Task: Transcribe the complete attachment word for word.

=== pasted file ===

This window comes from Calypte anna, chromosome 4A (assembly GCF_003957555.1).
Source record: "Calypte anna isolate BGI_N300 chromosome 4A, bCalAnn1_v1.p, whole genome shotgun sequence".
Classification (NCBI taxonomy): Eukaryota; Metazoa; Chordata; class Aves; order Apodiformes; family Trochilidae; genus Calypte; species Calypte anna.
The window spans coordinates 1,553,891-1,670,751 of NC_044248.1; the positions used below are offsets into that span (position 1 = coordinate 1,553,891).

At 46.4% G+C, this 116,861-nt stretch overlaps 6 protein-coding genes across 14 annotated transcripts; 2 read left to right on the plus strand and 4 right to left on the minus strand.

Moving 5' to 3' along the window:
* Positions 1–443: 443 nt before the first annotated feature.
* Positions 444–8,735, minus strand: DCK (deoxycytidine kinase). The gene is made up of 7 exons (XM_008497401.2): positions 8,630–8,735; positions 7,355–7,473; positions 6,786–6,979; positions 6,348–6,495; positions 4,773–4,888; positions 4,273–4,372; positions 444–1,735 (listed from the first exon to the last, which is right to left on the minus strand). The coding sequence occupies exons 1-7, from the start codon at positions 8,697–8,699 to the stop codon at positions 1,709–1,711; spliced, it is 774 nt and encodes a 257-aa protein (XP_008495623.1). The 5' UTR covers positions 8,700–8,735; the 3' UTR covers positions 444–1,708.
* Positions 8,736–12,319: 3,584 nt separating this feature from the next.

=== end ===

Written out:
This window comes from Calypte anna, chromosome 4A (assembly GCF_003957555.1).
Source record: "Calypte anna isolate BGI_N300 chromosome 4A, bCalAnn1_v1.p, whole genome shotgun sequence".
Classification (NCBI taxonomy): Eukaryota; Metazoa; Chordata; class Aves; order Apodiformes; family Trochilidae; genus Calypte; species Calypte anna.
The window spans coordinates 1,553,891-1,670,751 of NC_044248.1; the positions used below are offsets into that span (position 1 = coordinate 1,553,891).

At 46.4% G+C, this 116,861-nt stretch overlaps 6 protein-coding genes across 14 annotated transcripts; 2 read left to right on the plus strand and 4 right to left on the minus strand.

Moving 5' to 3' along the window:
* Positions 1–443: 443 nt before the first annotated feature.
* Positions 444–8,735, minus strand: DCK (deoxycytidine kinase). The gene is made up of 7 exons (XM_008497401.2): positions 8,630–8,735; positions 7,355–7,473; positions 6,786–6,979; positions 6,348–6,495; positions 4,773–4,888; positions 4,273–4,372; positions 444–1,735 (listed from the first exon to the last, which is right to left on the minus strand). The coding sequence occupies exons 1-7, from the start codon at positions 8,697–8,699 to the stop codon at positions 1,709–1,711; spliced, it is 774 nt and encodes a 257-aa protein (XP_008495623.1). The 5' UTR covers positions 8,700–8,735; the 3' UTR covers positions 444–1,708.
* Positions 8,736–12,319: 3,584 nt separating this feature from the next.